Most importantly, Microsoft still offers both Aero and the Windows 95 looks for those who want or need it. Gnome and Ubuntu people, do take heed. This is what they call customer orientation and backward compatibility, the reason why people might actually want to use Microsoft products rather than having to undergo a cultural shock every six months.
More about look and feel
There are some visual inconsistencies, including misaligned divider lines and menu items, but these will probably be polished out eventually. Overall, the look and feel of the classic interface is quite decent. The colors are more reasonable, the fonts are splendid.
Windows Explorer has been revamped. It features an Office 2010 like interface, with tons of buttons for all kinds of casual operations. Some people will find this useful, others will probably hate it. One thing is sure, it does help keep the interface uniform across the whole range of Microsoft flagship products. This new look is only available when you're using the Metro interface.
Internet Explorer 10
We previewed the software some time ago, now it's here, integrated into the desktop, with two distinct looks. In the Metro view, the navigation bar is at the bottom, with few options; backward, forward, cancel, and alike. In the classic view, you can actually do what you need.
Windows updates & hardware support
Windows 8 works well in this regard. Better than Windows 7, in fact. For example, it managed to connect to a network printer than my 64-bit Windows 7 box is refusing to use. Then, there were a lot of driver updates available through the Windows update, plus actual updates for the Developer Preview, which is a nice thing.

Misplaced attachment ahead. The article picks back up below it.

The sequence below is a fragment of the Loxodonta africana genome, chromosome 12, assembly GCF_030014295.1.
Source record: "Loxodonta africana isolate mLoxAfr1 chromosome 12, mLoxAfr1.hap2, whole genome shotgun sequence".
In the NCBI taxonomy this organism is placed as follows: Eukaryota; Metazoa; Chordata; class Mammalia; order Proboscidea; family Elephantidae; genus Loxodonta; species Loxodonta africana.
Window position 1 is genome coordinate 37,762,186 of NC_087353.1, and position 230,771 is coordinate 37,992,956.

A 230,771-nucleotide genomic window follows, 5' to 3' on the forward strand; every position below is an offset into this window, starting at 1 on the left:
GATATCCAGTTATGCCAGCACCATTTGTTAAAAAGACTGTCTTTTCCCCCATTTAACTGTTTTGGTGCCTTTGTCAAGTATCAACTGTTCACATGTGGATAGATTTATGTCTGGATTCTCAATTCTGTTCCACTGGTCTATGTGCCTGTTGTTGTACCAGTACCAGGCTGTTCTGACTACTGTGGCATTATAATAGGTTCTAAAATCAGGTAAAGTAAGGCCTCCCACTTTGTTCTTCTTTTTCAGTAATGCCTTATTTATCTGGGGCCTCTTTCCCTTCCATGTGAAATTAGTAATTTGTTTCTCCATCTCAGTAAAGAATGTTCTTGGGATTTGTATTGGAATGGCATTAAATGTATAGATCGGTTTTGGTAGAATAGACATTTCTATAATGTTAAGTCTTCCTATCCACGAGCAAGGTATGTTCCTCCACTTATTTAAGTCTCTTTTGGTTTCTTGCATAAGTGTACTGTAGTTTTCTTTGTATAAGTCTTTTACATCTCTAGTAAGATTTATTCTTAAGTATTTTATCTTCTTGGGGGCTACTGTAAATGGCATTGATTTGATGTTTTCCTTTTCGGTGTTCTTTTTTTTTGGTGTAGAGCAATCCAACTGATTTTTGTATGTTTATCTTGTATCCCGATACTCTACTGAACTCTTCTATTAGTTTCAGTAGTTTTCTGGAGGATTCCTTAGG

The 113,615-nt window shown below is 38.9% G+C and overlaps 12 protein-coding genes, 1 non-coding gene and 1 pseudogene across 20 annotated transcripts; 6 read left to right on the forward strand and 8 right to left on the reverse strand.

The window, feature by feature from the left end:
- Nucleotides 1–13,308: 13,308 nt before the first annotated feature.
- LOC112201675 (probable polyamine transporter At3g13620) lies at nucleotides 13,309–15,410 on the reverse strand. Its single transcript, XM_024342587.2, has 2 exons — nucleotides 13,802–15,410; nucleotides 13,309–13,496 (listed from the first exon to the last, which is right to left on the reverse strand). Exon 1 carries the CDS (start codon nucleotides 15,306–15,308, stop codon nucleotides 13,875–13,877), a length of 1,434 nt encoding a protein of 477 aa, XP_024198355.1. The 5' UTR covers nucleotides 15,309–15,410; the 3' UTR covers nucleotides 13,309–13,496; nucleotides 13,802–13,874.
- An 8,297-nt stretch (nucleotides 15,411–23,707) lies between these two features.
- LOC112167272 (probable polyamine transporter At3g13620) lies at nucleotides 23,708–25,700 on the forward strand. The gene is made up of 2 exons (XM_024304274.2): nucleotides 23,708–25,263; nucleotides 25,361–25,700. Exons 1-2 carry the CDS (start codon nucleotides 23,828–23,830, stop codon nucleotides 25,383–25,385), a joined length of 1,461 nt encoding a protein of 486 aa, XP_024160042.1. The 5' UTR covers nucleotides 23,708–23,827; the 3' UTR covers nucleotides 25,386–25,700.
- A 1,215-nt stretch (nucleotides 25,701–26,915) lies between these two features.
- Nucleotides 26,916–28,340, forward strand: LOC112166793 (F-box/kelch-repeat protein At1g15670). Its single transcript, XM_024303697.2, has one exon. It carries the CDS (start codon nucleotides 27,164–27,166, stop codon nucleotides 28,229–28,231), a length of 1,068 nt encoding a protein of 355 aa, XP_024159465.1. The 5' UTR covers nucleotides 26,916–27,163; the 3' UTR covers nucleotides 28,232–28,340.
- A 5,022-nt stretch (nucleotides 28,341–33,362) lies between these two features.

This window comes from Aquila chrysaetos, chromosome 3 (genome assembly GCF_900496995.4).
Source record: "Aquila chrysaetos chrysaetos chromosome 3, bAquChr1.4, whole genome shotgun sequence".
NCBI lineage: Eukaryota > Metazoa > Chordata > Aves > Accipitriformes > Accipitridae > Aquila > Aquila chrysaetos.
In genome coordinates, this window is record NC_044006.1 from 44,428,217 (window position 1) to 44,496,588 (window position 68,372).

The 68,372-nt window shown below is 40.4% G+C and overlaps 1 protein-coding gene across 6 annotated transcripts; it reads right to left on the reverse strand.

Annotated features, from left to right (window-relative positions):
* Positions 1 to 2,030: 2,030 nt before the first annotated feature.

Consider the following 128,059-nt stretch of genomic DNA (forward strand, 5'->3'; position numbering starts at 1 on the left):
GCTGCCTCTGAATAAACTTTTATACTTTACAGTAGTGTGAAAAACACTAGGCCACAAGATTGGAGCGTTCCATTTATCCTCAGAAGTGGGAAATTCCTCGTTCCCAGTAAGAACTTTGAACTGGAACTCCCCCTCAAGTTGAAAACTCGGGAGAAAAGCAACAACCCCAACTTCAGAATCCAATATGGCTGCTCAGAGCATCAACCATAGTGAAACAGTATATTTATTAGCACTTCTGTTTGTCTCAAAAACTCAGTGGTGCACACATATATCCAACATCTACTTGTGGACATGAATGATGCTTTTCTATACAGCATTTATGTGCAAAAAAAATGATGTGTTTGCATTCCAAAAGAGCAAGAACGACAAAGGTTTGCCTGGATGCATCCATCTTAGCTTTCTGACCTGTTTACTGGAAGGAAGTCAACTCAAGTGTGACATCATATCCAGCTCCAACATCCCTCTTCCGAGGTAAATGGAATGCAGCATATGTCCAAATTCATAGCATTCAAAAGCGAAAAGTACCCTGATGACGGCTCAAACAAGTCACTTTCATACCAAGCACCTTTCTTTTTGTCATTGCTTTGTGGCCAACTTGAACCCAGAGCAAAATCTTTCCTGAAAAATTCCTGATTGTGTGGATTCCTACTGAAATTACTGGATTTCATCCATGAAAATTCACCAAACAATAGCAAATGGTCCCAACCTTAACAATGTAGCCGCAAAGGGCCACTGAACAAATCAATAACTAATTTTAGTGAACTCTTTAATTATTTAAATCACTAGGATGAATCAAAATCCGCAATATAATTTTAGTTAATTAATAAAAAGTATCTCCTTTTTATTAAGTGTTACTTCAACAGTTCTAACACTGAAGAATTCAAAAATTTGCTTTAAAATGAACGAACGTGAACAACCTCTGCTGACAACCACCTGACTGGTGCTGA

The Task Manager has also seen some decorative makeovers, plus it offers more information, but the changes are only useful if you're running Metro, otherwise the utility will fall back to its classic looks and functionality. In general, the heat map is a nice visual addition.
Here, you can see some of the unpolished items, like the 1px misalignment between the four category titles and the actual entries listed in the process table. Then, the major digit figure in the Memory column is truncated to the left in the default view.
Speaking of the task manager reporting all kinds of numbers, there's the important question you must ask: how quick is Windows 8, especially compared to Windows 7?
So, Microsoft promises no bloat, but there is a marked, negative impact in the responsiveness of the system. With both Metro and the classic interface turned on, there's quite a bit of lag switching over between views, minimizing and maximizing applications, at least on an elderly laptop with an aging graphic card. On modern machines, you might never notice the difference, but it's non-trivial on older hardware.